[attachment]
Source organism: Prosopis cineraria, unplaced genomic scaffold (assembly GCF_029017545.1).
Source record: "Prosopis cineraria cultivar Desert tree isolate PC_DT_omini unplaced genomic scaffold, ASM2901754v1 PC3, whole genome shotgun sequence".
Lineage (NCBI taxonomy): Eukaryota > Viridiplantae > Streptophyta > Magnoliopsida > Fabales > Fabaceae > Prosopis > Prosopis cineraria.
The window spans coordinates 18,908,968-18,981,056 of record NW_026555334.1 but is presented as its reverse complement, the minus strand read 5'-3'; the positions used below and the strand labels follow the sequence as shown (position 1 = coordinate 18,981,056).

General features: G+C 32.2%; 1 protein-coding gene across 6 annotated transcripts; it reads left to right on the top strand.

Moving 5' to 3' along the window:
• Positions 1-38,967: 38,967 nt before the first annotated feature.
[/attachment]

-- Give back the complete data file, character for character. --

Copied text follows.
Source organism: Prosopis cineraria, unplaced genomic scaffold (assembly GCF_029017545.1).
Source record: "Prosopis cineraria cultivar Desert tree isolate PC_DT_omini unplaced genomic scaffold, ASM2901754v1 PC3, whole genome shotgun sequence".
Lineage (NCBI taxonomy): Eukaryota > Viridiplantae > Streptophyta > Magnoliopsida > Fabales > Fabaceae > Prosopis > Prosopis cineraria.
The window spans coordinates 18,908,968-18,981,056 of record NW_026555334.1 but is presented as its reverse complement, the minus strand read 5'-3'; the positions used below and the strand labels follow the sequence as shown (position 1 = coordinate 18,981,056).

General features: G+C 32.2%; 1 protein-coding gene across 6 annotated transcripts; it reads left to right on the top strand.

Moving 5' to 3' along the window:
• Positions 1-38,967: 38,967 nt before the first annotated feature.